I know Mum you had an important position also at the Sugar Commission as Secretary to one of the bosses and that of course is how you met DAD, and before the war ended the two of you were married.    It being wartime no photographs were taken and you were lucky to even have a wedding cake but you did manage a short honeymoon away which must have been wonderful for you.

I also remember you telling me that London was bombed (not nearly as badly as in World War 2 of course) but it still must have been terribly scary for everyone.  I do so wish I had asked more when I was young but we don't think to do so and are left wondering about so many things.  I recollect Mum you telling me you would still go out into the streets and keep under cover of the awnings of the shops but would hear the shrapnel bouncing off the roofs during the air raids.  I can't even begin to imagine what that must have been like.

All I can say is I am so glad the two of you did get together, managed to stay safe and decided to emigrate to Western Australia and eventually found me in 1932.

You are both still in my thoughts nearly every day.....two very wonderful and loving people.


Saturday, April 5, 2014


Hi Mum

Sorry I've neglected you but it's been fairly quiet of late but now I've just thought of something I think should delight you, something you richly deserved, so let me tell you about it.

After your death in January 1985 the Soroptomist Club, with whom you had been so much involved, decided they would like to organise some type of memorial to you so they approached the King's Park Board who explained it was not often that type of thing was done in the park.  I have no idea what decided them but eventually it was agreed that there would be a jarrah seat with a plaque in your memory. This is the plaque that was decided upon:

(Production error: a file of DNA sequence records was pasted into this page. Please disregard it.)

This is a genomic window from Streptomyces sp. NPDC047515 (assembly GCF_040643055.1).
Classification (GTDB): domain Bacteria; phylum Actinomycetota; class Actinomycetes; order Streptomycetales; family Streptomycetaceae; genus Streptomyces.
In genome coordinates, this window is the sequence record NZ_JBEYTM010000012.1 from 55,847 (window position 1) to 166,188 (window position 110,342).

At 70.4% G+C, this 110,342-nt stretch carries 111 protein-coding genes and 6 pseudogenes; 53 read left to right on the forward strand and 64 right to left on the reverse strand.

First of all the seat overlooked the women's memorial lake and fountain but then it was moved for the use of people who walked the many trails through the park for them to rest on.  I think this is a beautiful setting for your seat:

This is Len and Jean resting on you seat when they visited Kings Park in 1986:

Nearly 16 years ago I visited the seat and found it had been painted green which I suppose will hopefully preserve it longer.  With me were my daughter, #2 granddaughter and (at that time) my only great-granddaughter.  Of course photos were taken and here we are, all taking it in turns to sit on your seat.

Unfortunately I can no longer walk to where the seat is/was situated but I must ask if any of the family are in Kings Park again if they would kindly check to see if the seat is still there.

I think you realised all your family were always very proud of you and still are.  You were always there for me when I was young and in your later years you were there for them as well, plus you did so much good for the greater community.  You packed so much into your nearly 88 years on this earth which reminds me, next Monday week will be the 117th anniversary of your birth in London, England.  I have always been so very glad you and dad decided to emigrate to Australia and become my parents.

NOTE:  Len was mum's step-son and Jean was his wife.